Downsizing makes perfect sense for baby boomers with high-value or large family homes. If it’s a large house, you may not need all the extra room once the family has flown the nest. It it’s a home in a high-demand area, you can also free up a lot of equity for retirement if you downsize, allowing you to enjoy your retirement in style.
So what should you look for in a neighbourhood when downsizing? The good news is that the list doesn’t have to be long and tedious. Instead, focus on these three factors. By doing so, you’ll end up making a smart downsizing decision that fits your specific needs and budget. Here are three neighbourhood features to look for when downsizing.
1. Take stock of your priorities
The neighbourhood you choose to move to will depend on your priorities. If it’s to save money, then choosing a less desirable location can help you with your long-term financial needs. If it’s to be closer to family or friends, then you will have to take your pick from what’s available on the market.
If you’re not able to be flexible with neighbourhood location, then downsizing might not unlock as much equity as you want. However, you may decide that a smaller house, in a nicer area, with top-end appliances, is worth spending the extra money.
Whatever your reasons for moving to a certain neighbourhood, it’s important to consider the amenities that you will have access to. Does the neighbourhood have good local transport links, are there leisure facilities and medical services nearby?
If you’re moving to be closer to family or friends, what kind of community spaces are there to enjoy? Are there nearby parks, a beach or a local cafe within walking distance so you can meet up with people or get out of the house for a coffee or lunch?
Knowing what your priorities are, and what kind of lifestyle you want to lead, should be factored in when comparing different neighbourhoods.
2. Rent first before you buy
If you’ve lived in your larger family home for a long time, you’ve probably watched your own community grow and change and have grown accustomed to your local amenities and neighbours. Moving into a new area can take some getting used to, and you may be wary of rushing into downsizing without knowing much about your new area. This is a good way to approach downsizing.
To alleviate concerns, consider renting out your home and then renting a house or an apartment in your newly chosen downsizing neighbourhood. Another option is to use Airbnb rentals to stay in a few different neighbourhoods for a month at a time to see what they have to offer.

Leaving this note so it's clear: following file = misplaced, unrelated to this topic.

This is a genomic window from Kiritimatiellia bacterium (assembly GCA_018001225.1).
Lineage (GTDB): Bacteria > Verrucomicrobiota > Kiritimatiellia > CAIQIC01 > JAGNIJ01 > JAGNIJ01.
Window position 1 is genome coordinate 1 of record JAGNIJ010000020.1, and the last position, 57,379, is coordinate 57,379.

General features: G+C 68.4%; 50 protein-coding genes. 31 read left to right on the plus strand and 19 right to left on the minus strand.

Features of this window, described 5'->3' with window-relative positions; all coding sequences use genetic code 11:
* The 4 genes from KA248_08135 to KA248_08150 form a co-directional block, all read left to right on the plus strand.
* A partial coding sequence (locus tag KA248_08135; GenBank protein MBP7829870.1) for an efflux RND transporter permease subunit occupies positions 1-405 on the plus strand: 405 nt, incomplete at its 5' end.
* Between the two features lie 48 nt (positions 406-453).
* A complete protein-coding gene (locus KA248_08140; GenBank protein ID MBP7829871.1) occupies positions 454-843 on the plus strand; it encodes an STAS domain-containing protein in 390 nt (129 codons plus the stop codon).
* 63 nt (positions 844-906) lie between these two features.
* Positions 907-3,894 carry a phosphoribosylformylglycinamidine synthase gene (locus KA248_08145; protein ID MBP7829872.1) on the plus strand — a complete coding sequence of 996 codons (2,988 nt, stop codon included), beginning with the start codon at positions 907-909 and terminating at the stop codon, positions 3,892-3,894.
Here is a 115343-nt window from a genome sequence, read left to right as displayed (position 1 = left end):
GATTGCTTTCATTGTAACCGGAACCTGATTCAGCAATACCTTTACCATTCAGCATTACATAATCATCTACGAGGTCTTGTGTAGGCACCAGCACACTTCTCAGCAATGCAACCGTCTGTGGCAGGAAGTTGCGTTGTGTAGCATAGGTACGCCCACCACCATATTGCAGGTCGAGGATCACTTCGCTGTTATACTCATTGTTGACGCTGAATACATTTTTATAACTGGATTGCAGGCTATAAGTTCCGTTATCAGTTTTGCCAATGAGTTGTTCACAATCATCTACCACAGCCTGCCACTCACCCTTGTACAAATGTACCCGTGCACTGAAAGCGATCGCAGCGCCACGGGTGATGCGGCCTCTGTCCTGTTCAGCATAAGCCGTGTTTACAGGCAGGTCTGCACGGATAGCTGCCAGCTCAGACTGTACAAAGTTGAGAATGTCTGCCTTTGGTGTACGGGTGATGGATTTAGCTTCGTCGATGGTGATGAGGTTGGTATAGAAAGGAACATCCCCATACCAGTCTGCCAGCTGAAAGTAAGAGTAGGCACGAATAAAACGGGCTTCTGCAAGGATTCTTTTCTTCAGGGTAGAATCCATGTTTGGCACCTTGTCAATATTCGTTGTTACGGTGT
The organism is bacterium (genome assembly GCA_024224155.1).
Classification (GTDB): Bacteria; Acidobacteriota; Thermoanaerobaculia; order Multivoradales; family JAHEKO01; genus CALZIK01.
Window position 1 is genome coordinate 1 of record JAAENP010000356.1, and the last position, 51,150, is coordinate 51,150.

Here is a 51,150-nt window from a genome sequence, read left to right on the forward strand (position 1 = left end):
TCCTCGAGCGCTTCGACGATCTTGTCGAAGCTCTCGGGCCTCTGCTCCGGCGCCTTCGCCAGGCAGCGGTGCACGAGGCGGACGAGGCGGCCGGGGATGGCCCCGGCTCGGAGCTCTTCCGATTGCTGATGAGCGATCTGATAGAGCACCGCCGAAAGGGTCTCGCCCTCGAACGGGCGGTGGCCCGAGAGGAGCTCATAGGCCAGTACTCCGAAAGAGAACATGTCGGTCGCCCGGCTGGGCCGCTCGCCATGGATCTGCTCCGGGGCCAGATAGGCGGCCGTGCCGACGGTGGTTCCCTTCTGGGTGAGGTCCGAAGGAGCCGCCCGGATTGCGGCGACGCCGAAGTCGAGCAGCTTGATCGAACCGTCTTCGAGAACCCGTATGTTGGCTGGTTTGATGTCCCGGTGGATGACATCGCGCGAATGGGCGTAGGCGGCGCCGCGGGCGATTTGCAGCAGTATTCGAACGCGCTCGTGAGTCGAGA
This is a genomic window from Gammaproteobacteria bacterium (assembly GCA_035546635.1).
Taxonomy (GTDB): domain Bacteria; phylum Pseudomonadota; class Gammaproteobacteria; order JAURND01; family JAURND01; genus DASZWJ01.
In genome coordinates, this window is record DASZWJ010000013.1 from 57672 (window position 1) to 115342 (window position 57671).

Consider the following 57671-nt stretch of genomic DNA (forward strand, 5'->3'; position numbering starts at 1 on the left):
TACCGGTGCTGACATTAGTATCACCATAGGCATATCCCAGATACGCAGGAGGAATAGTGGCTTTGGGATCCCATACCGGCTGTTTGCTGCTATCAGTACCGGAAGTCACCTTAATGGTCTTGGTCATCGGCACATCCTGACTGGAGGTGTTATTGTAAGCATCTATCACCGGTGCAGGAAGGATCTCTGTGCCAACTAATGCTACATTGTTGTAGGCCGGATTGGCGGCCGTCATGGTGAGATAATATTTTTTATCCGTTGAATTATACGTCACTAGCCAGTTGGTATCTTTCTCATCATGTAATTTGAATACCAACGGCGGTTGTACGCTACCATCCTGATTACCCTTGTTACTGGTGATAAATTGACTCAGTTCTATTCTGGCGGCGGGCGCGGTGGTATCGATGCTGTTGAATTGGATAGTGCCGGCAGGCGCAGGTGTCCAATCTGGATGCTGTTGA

This way you can get to know the neighbourhood before you sign the mortgage docs.
3. Consider an active transportation neighbourhood
According to research by the Canadian Institute for Health Information, “Where a person lives can be a factor that promotes or impedes active lifestyle choices.”
This means you can make downsizing work for your health by living in an ‘active transportation’ neighbourhood. Say, for instance, you live in the suburbs and you drive everywhere, there’s less chance of being physically active and more chance of gaining weight. But moving to a neighbourhood where physical exercise is incorporated into your daily routine by walking to the shops, the doctor or visiting a friend, is a lot better for your health and could help you live longer.
Factors that signal it’s an active transportation neighbourhood are:
- Well-lit walking/cycle routes
- Paths separated from traffic
- Safe areas, not too isolated
- Easy road crossings
- Inviting pathways
- Nearby amenities
If you’re not sure of where to begin your active neighbourhood search, talk to your Realtor. As a professional in the residential real estate industry, your agent should know the communities that would best suite your stated needs and the home-buying budgets that go along with those neighbourhoods.
When downsizing you want to get it right the first time, as moving again can be an expensive undertaking. But if you take these pointers into consideration, you should be able to find the best neighbourhood to suit your retirement needs.